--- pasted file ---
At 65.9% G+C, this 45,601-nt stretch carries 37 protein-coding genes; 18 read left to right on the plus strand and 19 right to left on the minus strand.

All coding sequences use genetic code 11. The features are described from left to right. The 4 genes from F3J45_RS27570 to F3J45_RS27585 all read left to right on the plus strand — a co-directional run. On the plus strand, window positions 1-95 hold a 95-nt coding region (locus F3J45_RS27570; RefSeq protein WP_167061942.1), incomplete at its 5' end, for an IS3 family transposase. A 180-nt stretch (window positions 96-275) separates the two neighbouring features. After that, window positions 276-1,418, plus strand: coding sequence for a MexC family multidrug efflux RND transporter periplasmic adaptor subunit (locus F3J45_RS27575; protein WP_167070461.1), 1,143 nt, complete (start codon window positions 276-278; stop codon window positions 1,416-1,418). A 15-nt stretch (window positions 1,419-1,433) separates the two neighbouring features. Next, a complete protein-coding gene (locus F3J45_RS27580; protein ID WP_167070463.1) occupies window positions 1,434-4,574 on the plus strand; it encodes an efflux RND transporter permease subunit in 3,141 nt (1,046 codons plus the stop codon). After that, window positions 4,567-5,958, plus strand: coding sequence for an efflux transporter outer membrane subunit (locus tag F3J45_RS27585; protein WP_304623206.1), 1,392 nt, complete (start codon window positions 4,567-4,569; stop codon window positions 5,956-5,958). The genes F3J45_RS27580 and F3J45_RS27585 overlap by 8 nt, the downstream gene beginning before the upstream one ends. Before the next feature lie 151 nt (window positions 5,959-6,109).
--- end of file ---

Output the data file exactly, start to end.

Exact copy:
At 65.9% G+C, this 45,601-nt stretch carries 37 protein-coding genes; 18 read left to right on the plus strand and 19 right to left on the minus strand.

All coding sequences use genetic code 11. The features are described from left to right. The 4 genes from F3J45_RS27570 to F3J45_RS27585 all read left to right on the plus strand — a co-directional run. On the plus strand, window positions 1-95 hold a 95-nt coding region (locus F3J45_RS27570; RefSeq protein WP_167061942.1), incomplete at its 5' end, for an IS3 family transposase. A 180-nt stretch (window positions 96-275) separates the two neighbouring features. After that, window positions 276-1,418, plus strand: coding sequence for a MexC family multidrug efflux RND transporter periplasmic adaptor subunit (locus F3J45_RS27575; protein WP_167070461.1), 1,143 nt, complete (start codon window positions 276-278; stop codon window positions 1,416-1,418). A 15-nt stretch (window positions 1,419-1,433) separates the two neighbouring features. Next, a complete protein-coding gene (locus F3J45_RS27580; protein ID WP_167070463.1) occupies window positions 1,434-4,574 on the plus strand; it encodes an efflux RND transporter permease subunit in 3,141 nt (1,046 codons plus the stop codon). After that, window positions 4,567-5,958, plus strand: coding sequence for an efflux transporter outer membrane subunit (locus tag F3J45_RS27585; protein WP_304623206.1), 1,392 nt, complete (start codon window positions 4,567-4,569; stop codon window positions 5,956-5,958). The genes F3J45_RS27580 and F3J45_RS27585 overlap by 8 nt, the downstream gene beginning before the upstream one ends. Before the next feature lie 151 nt (window positions 5,959-6,109).